As German is amongst the official languages spoken in “more than one European country, and German is used unofficially -- or at least understood – in a few more,” those who have studied the language will have an advantage over those who haven’t and more countries they can feasibly work in. Learning a foreign language can not only lead to more job opportunities, it can also help students earn a higher salary right out of the gate. reported that “being able to speak a foreign language can increase a typical wage between 10 and 15 percent, and for upper-level positions as much as 10%.” Therefore, candidates with German onboard might expect a higher salary than candidates without. And for sales-based jobs where remuneration involves bonuses and or commission, learning German can lead to lucrative opportunities that would be harder or even not possible at all without knowing the language.

Demonstrates open-mindedness:

It’s hardly a secret Brexit has created tension amongst EU citizens and nations. Learning another European language shows a certain cultural awareness and sensitivity. Showing employers a willingness to step outside of one’s comfort zone and embrace something new, especially a new language, can make students desirable candidates. Just as important, if not more, it will lead to new opportunities for friendship -- and possibly even romance. Even if German speakers you meet speak English well (which Germans, Austrians, and Swiss people typically do), it is usually very impressive to speak to someone in their mother tongue or suavely flit between the two -- and you'll probably feel very smart doing so!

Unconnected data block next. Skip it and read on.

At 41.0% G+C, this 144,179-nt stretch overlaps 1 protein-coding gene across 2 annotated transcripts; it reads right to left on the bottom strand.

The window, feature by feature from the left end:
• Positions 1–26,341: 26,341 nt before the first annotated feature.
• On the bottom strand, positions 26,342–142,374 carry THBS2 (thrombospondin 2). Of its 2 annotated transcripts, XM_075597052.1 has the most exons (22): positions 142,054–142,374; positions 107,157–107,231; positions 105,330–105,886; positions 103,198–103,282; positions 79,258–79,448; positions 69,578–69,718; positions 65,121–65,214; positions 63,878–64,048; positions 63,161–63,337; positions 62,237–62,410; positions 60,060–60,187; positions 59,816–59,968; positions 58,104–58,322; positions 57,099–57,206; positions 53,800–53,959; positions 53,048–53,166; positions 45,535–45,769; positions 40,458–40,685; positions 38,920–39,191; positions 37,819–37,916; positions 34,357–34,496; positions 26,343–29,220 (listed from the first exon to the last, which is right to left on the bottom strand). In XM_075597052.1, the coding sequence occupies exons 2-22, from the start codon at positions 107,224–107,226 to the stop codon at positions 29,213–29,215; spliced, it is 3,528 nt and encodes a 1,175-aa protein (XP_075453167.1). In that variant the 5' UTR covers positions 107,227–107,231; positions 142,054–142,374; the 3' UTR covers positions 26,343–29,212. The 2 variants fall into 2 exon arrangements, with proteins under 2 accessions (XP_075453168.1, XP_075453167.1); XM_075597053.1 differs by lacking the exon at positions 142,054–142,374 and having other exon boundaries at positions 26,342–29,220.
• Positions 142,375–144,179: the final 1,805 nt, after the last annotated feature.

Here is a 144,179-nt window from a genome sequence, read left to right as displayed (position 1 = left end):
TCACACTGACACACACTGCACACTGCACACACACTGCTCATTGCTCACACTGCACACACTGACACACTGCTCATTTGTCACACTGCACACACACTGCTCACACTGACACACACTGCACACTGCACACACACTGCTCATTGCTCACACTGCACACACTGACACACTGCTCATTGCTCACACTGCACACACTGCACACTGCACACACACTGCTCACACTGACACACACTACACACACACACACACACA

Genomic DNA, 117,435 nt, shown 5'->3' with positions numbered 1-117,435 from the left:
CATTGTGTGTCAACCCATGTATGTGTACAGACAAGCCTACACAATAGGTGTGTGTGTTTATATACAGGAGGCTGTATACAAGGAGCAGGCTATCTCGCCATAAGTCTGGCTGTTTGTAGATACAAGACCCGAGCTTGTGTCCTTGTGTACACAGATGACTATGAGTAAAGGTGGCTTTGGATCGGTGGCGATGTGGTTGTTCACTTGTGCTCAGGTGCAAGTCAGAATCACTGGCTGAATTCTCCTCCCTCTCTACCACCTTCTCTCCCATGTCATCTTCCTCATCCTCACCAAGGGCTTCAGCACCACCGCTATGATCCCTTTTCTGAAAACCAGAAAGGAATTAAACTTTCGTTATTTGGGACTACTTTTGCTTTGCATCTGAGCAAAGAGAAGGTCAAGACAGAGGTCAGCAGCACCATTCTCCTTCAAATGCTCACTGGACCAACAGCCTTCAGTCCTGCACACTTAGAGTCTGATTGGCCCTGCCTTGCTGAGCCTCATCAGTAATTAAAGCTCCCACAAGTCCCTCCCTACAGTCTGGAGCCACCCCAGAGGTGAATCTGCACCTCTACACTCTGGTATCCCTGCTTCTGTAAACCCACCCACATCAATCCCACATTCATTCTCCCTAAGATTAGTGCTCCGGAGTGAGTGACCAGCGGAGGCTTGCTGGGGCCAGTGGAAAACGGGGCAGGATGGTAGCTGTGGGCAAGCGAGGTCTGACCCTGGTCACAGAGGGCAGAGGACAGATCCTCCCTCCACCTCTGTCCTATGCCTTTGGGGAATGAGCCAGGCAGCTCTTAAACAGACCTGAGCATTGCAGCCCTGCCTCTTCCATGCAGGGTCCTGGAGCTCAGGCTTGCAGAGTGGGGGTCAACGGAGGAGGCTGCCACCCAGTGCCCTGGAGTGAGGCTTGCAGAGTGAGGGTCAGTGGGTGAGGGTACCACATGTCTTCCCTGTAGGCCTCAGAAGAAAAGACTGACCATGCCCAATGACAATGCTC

Start-up hotspot:

There are a lot of reasons to consider living abroad, but for those interested in entrepreneurship and perhaps working for a start-up, Berlin is one of the most happening spots in the EU. Not only is Berlin “known for liberal thinking and is the capital of cool in central Europe,” it’s also relatively affordable to live there. A “new startup is created in the city every 20 minutes” -- and, while English is widely spoken there, understanding German can help you be part of that.

As the world is constantly changing, it’s important to think about where the future is headed. It seems as though Germany is going to continue playing a key role in the global economy, as well as offering contributions to higher education. Therefore, learning German can be a great way to embrace a new culture, make new friends, and expand one’s horizons.

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Chelsea Castonguay


Chelsea is a Student Affairs expatriate, who now works as a freelance writer and editor. She homesteads in a small town in rural Maine, USA. She enjoys hiking, fishing, cooking, reading, all things Laura Ingalls Wilder, spending time with her family, and chasing her black lab puppy, Cash.